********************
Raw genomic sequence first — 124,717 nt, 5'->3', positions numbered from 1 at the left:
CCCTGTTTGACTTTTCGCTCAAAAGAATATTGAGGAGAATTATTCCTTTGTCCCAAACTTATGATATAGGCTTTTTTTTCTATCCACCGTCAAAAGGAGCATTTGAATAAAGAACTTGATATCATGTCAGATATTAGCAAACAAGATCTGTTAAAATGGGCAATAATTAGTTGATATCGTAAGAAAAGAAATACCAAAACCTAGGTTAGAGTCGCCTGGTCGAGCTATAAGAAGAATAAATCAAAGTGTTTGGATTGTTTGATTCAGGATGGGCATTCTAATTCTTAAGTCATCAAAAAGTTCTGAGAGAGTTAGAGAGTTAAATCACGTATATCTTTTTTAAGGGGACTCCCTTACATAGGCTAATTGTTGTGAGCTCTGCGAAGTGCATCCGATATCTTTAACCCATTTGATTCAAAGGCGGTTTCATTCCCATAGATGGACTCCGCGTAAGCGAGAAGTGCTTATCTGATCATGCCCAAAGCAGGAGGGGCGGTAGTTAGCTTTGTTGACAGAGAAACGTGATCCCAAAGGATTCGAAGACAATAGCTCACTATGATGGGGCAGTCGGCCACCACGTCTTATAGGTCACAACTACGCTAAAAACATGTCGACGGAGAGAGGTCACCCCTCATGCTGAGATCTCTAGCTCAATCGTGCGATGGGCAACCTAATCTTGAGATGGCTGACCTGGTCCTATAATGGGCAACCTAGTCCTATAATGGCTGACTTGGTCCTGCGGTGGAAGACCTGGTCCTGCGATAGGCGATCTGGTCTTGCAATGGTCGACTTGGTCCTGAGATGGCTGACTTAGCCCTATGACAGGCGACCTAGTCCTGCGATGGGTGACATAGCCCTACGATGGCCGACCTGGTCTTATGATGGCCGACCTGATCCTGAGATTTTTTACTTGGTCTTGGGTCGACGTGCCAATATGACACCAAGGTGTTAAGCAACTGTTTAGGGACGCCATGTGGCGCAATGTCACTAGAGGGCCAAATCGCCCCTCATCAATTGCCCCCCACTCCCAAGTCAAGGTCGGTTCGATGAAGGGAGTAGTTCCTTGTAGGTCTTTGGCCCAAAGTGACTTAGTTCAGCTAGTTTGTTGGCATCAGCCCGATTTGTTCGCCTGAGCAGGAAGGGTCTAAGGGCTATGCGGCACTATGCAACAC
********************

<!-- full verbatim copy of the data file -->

Raw genomic sequence first — 124,717 nt, 5'->3', positions numbered from 1 at the left:
CCCTGTTTGACTTTTCGCTCAAAAGAATATTGAGGAGAATTATTCCTTTGTCCCAAACTTATGATATAGGCTTTTTTTTCTATCCACCGTCAAAAGGAGCATTTGAATAAAGAACTTGATATCATGTCAGATATTAGCAAACAAGATCTGTTAAAATGGGCAATAATTAGTTGATATCGTAAGAAAAGAAATACCAAAACCTAGGTTAGAGTCGCCTGGTCGAGCTATAAGAAGAATAAATCAAAGTGTTTGGATTGTTTGATTCAGGATGGGCATTCTAATTCTTAAGTCATCAAAAAGTTCTGAGAGAGTTAGAGAGTTAAATCACGTATATCTTTTTTAAGGGGACTCCCTTACATAGGCTAATTGTTGTGAGCTCTGCGAAGTGCATCCGATATCTTTAACCCATTTGATTCAAAGGCGGTTTCATTCCCATAGATGGACTCCGCGTAAGCGAGAAGTGCTTATCTGATCATGCCCAAAGCAGGAGGGGCGGTAGTTAGCTTTGTTGACAGAGAAACGTGATCCCAAAGGATTCGAAGACAATAGCTCACTATGATGGGGCAGTCGGCCACCACGTCTTATAGGTCACAACTACGCTAAAAACATGTCGACGGAGAGAGGTCACCCCTCATGCTGAGATCTCTAGCTCAATCGTGCGATGGGCAACCTAATCTTGAGATGGCTGACCTGGTCCTATAATGGGCAACCTAGTCCTATAATGGCTGACTTGGTCCTGCGGTGGAAGACCTGGTCCTGCGATAGGCGATCTGGTCTTGCAATGGTCGACTTGGTCCTGAGATGGCTGACTTAGCCCTATGACAGGCGACCTAGTCCTGCGATGGGTGACATAGCCCTACGATGGCCGACCTGGTCTTATGATGGCCGACCTGATCCTGAGATTTTTTACTTGGTCTTGGGTCGACGTGCCAATATGACACCAAGGTGTTAAGCAACTGTTTAGGGACGCCATGTGGCGCAATGTCACTAGAGGGCCAAATCGCCCCTCATCAATTGCCCCCCACTCCCAAGTCAAGGTCGGTTCGATGAAGGGAGTAGTTCCTTGTAGGTCTTTGGCCCAAAGTGACTTAGTTCAGCTAGTTTGTTGGCATCAGCCCGATTTGTTCGCCTGAGCAGGAAGGGTCTAAGGGCTATGCGGCACTATGCAACAC